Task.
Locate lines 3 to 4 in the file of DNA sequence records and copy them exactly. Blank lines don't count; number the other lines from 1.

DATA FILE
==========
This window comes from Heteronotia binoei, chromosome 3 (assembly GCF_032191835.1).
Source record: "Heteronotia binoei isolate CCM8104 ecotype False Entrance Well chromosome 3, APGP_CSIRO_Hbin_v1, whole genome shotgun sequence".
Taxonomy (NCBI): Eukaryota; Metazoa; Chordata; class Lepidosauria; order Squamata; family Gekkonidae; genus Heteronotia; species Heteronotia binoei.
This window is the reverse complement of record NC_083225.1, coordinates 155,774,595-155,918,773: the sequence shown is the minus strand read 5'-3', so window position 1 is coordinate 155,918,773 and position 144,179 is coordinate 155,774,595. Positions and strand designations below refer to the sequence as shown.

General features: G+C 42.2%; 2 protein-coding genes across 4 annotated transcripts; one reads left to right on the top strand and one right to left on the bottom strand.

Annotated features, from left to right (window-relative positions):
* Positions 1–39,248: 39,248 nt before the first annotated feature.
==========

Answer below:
Taxonomy (NCBI): Eukaryota; Metazoa; Chordata; class Lepidosauria; order Squamata; family Gekkonidae; genus Heteronotia; species Heteronotia binoei.
This window is the reverse complement of record NC_083225.1, coordinates 155,774,595-155,918,773: the sequence shown is the minus strand read 5'-3', so window position 1 is coordinate 155,918,773 and position 144,179 is coordinate 155,774,595. Positions and strand designations below refer to the sequence as shown.